Super User is a question and answer site for computer enthusiasts and power users. Join them; it only takes a minute:

Sign up
Here's how it works:
  1. Anybody can ask a question
  2. Anybody can answer
  3. The best answers are voted up and rise to the top

We have a KSH script that runs a process using exec and hangs.
We want to be able to run it automatically and keep it running in background.

We tried this:

./myScript.ksh &

However this left us waiting in "mid air", and we still need to press on the Enter key to continue.

The only solution we found was to change the actual script to look like this:

exec <some command> &
exit 0

Without both & and the exit 0 it did not work.

Any better solution?

share|improve this question

I have difficulties in accepting your first example where you start the job in the background and you say it's leaving you in "mid-air" and you have to press [Enter] to continue.

Note that any output the background script produces will be printed after the shell prompt - giving the illusion of a missing prompt (in fact the shell prompt is already there, but scrolled up). You don't have to press [Enter] to enter the next command!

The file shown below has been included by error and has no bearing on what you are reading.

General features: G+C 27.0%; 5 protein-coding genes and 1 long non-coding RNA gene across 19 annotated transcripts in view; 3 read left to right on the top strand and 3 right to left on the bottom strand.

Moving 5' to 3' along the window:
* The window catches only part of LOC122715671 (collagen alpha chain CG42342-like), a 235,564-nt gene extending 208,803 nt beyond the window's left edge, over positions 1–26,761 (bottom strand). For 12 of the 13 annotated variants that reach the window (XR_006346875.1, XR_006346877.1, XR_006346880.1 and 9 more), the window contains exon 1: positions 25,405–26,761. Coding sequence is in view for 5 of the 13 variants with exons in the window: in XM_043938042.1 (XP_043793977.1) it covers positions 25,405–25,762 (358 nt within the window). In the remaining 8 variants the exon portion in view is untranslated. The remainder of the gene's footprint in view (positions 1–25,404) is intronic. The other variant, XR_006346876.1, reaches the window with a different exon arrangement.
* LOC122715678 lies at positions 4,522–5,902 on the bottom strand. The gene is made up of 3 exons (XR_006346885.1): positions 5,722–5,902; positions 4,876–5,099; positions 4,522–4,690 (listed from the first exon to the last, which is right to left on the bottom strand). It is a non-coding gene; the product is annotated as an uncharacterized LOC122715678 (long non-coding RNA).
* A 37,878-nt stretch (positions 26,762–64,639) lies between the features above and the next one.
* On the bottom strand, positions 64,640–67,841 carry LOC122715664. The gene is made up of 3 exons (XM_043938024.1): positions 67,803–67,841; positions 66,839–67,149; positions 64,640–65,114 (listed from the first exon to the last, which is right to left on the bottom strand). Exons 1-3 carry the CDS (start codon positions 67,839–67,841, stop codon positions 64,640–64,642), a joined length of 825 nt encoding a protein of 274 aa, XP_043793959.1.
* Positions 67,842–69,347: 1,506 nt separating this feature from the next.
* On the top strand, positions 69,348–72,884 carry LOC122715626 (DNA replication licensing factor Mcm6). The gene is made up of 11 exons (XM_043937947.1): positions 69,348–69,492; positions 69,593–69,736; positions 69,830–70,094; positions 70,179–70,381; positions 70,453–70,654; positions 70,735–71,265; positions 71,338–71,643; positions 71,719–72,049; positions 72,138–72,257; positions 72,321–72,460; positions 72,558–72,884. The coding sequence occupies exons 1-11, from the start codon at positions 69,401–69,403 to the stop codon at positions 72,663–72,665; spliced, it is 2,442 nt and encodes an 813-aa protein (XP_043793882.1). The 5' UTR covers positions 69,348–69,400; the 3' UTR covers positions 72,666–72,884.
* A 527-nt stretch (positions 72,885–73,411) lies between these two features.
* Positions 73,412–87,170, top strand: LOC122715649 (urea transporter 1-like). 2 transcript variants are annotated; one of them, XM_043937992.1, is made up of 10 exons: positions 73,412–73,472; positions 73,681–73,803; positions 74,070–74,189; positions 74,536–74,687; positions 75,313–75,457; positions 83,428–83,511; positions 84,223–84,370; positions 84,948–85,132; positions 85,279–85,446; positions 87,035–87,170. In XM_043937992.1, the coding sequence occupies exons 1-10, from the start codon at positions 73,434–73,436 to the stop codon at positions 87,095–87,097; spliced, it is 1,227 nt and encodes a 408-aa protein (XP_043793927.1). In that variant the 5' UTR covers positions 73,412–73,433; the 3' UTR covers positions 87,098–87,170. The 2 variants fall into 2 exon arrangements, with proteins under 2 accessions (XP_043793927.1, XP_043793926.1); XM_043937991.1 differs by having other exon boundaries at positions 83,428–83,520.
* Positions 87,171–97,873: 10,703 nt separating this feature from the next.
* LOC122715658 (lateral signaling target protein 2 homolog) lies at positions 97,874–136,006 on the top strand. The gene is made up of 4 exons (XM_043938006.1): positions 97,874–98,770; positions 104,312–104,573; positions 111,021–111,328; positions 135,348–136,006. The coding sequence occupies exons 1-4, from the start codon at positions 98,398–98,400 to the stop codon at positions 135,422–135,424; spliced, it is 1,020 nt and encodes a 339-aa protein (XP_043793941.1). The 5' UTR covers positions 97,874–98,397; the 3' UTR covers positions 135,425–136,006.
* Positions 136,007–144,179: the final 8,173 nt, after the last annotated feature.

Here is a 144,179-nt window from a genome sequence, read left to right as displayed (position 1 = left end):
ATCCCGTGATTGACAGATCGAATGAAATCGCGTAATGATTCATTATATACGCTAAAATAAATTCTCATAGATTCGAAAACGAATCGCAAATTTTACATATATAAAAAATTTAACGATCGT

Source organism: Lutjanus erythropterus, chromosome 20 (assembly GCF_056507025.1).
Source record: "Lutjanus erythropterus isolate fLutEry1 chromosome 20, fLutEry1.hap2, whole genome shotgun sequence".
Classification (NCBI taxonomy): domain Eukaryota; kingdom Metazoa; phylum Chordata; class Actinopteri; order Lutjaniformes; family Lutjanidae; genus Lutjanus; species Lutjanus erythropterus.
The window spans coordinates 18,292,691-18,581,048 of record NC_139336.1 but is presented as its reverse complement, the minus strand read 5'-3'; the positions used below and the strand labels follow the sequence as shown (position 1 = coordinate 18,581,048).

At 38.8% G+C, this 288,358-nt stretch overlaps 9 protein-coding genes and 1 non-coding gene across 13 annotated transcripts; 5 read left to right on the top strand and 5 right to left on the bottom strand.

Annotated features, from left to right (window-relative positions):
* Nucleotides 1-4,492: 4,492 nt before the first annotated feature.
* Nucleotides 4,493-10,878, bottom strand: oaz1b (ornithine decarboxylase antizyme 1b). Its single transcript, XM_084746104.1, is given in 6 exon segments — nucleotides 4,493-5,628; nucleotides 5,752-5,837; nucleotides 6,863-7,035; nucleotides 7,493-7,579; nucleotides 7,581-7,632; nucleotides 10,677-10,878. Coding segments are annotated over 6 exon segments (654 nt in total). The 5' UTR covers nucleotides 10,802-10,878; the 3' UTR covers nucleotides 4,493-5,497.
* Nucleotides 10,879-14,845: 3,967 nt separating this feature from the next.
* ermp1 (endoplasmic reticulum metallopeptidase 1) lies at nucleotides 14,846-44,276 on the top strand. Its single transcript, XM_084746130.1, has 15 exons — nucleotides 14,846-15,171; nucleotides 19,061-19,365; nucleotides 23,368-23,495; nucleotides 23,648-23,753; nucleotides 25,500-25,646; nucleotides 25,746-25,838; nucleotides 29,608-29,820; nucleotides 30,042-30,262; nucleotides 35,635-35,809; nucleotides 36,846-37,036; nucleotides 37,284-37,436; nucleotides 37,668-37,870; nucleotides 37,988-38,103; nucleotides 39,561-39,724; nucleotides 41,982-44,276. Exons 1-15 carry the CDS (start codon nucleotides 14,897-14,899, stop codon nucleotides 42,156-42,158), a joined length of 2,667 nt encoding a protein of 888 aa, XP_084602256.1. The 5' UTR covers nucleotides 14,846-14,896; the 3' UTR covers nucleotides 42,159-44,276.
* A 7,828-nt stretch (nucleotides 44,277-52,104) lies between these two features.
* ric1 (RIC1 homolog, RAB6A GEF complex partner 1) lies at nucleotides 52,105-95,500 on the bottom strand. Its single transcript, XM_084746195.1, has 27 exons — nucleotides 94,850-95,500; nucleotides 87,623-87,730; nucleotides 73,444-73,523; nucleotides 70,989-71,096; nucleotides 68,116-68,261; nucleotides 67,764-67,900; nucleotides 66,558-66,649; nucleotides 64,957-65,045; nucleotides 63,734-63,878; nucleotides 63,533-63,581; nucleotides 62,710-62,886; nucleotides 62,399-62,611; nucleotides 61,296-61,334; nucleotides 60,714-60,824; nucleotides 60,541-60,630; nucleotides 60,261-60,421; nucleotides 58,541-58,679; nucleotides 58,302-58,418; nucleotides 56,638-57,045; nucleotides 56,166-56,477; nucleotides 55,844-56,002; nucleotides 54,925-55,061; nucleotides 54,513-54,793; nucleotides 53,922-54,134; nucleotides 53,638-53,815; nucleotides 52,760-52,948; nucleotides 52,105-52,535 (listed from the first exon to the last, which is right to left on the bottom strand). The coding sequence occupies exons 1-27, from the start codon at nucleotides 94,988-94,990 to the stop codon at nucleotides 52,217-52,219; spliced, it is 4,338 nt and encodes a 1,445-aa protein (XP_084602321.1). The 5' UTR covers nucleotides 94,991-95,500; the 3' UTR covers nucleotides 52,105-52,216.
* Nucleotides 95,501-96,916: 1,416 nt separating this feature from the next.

The 2nd example (exec ... &) makes no sense at all: The ampersand instructs the shell to start the command as a parallel background process, whereas the exec instructs the shell to start no new process at all and execute the new command "recycling" the current process. Technically spoken (very simplified): The code of the shell program will be replaced by the code of the called program.


  • You don't have to press [Enter] (but it does not harm if you do so)

  • Since the shell script is started as a parallel task anyway, the ampersand may be omitted.

  • To use exec makes absolutely sense, if the command to be started is the last one to be executed by the script anyway, so sacrifying the Shell saves one otherwise useless process.

[added:] Just one thing came to mind why you may think you have to press [Enter]:

While the shell process is displaying the command prompt (awaiting your next command) there will be no notification about finished background processes at all.

You'll only get the notification when the shell displays the next command promt. This also may lead to the illusion that 'one has to press [Enter] to allow a background process to terminate'.

share|improve this answer

You must log in to answer this question.

Not the answer you're looking for? Browse other questions tagged .